At its core, Blaston is a VR game where you duel another player from a distance. These duels are performed using a variety of different weapons, each with their own specific abilities and uses. Players are expected to use these tools to overcome their opponent while dodging any opposing projectiles. They’re also restricted to a relatively small podium space; players can’t just run off at the first sign of danger.
This means that the two core aspects of Blaston: using weapons, and dodging incoming projectiles, are both things that the bot is expected to do well.
At a high level, the game is made up of a system of messages. When players move to a new position, pick up weapons, and where projectiles travel in space, all of these are individual messages that are generated and processed by internal systems. In order for the bots to even work at all, they need to be able to send and receive messages to and from these systems.
Let’s tackle using weapons first. The bot is expected to know how to use the majority of weapons effectively, meaning that it should know how to throw grenades, defend itself using shields, and use offensive weapons. In order to do so, the bot has to first recognise that one of its weapons has spawned around it. Once this happens, if a hand is free, it should move towards it and attempt to pick the newly spawned weapon. Finally, depending on the type of weapon, the bot should use it effectively.
If the bot has picked up an offensive weapon such as the Viper or the Lance, then the bot can simply aim at the player and fire, making sure to fire again once the weapon has successfully reloaded. However, if the bot has picked up a grenade, it needs to know how to throw it. This is done by moving its hand backwards and then forwards quickly, and releasing the grenade to launch it at a particular target. If the bot has instead picked up a shield (such as the Aegis Shield or the Cortex Shield), it should aim it at incoming projectiles, while if it has picked up a Bunker Barrier, it should aim it at an empty barrier slot and trigger it.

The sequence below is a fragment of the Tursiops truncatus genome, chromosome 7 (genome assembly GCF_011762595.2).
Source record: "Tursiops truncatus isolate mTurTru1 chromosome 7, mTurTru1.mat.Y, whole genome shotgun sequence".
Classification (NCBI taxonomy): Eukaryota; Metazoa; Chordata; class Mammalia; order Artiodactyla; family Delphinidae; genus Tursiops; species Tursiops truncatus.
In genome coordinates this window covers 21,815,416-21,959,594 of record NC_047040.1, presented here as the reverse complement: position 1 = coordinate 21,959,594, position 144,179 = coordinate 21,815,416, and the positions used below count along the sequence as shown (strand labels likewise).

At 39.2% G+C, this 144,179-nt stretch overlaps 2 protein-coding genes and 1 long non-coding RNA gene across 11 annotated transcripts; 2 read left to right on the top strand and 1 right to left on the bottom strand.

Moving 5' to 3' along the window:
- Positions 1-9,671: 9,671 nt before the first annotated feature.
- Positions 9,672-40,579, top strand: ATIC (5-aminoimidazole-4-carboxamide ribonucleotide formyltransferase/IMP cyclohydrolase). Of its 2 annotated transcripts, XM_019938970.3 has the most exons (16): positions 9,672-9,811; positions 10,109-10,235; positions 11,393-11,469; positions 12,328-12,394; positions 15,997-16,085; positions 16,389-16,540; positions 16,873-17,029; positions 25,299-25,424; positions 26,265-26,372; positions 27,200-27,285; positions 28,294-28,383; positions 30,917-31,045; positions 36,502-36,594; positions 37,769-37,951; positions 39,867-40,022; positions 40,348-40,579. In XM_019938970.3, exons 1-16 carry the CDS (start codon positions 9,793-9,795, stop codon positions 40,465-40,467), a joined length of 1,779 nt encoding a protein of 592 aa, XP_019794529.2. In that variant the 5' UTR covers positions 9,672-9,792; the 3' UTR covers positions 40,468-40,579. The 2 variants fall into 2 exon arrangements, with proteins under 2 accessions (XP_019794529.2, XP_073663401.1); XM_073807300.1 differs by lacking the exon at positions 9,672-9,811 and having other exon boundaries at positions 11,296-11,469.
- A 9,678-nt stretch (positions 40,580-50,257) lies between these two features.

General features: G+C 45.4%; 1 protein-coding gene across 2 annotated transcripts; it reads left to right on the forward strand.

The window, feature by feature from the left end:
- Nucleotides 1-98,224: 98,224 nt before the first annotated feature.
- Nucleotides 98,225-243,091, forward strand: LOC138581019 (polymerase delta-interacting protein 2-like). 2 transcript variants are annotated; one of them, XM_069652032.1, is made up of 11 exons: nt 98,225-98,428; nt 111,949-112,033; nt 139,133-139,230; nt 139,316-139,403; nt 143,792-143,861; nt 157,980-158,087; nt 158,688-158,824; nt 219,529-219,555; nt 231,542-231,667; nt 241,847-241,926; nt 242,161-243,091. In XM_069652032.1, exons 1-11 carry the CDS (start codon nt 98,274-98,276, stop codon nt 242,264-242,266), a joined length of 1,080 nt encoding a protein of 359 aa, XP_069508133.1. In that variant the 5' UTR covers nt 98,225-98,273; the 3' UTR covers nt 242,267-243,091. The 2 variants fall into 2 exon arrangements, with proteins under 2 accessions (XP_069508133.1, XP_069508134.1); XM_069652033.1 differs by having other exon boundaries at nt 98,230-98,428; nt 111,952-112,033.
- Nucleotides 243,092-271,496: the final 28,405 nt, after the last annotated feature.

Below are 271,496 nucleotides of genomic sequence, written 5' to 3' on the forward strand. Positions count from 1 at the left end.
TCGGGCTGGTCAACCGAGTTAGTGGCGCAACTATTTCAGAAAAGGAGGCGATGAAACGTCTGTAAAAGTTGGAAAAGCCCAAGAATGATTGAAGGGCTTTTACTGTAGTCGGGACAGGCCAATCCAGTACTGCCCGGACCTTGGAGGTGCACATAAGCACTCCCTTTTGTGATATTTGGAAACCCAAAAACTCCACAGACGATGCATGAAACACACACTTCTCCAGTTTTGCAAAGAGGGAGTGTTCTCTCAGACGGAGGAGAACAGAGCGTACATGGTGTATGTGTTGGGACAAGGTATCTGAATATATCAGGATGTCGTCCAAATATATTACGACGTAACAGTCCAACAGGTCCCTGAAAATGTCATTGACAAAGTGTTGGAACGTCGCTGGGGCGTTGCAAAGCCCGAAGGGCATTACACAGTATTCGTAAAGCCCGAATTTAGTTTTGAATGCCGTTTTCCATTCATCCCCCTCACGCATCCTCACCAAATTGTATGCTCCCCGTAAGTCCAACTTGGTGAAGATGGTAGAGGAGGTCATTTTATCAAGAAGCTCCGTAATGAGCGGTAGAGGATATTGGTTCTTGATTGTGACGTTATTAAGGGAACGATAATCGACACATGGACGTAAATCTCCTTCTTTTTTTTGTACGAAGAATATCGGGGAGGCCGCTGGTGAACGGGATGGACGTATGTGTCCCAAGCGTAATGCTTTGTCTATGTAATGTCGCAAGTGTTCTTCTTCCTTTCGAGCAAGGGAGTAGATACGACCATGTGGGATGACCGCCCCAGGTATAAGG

Finally, once the weapon is spent, the bot should also get rid of the empty weapon in order to free up a hand and pick up a new weapon. It can do this either by throwing the weapon at its opponent (using a similar action to throwing a grenade), or it could simply drop the weapon.
Next, we’ll discuss dodging incoming projectiles. As mentioned before, in order to keep things believable, a bot can only dodge a projectile it has already seen.
Predicted positions in time of the incoming Hammer projectiles.
Once the bot has seen a projectile, it then predicts where the projectile will travel within the next couple of seconds in order to determine a safe spot on the podium for it to move. This is done by considering the total volume the bot can move (a cylinder the size of the podium) and breaking it into a 3D grid. The amount of seconds it uses for its predictions is carefully balanced so that it can dodge effectively without having it consume too much computing resources.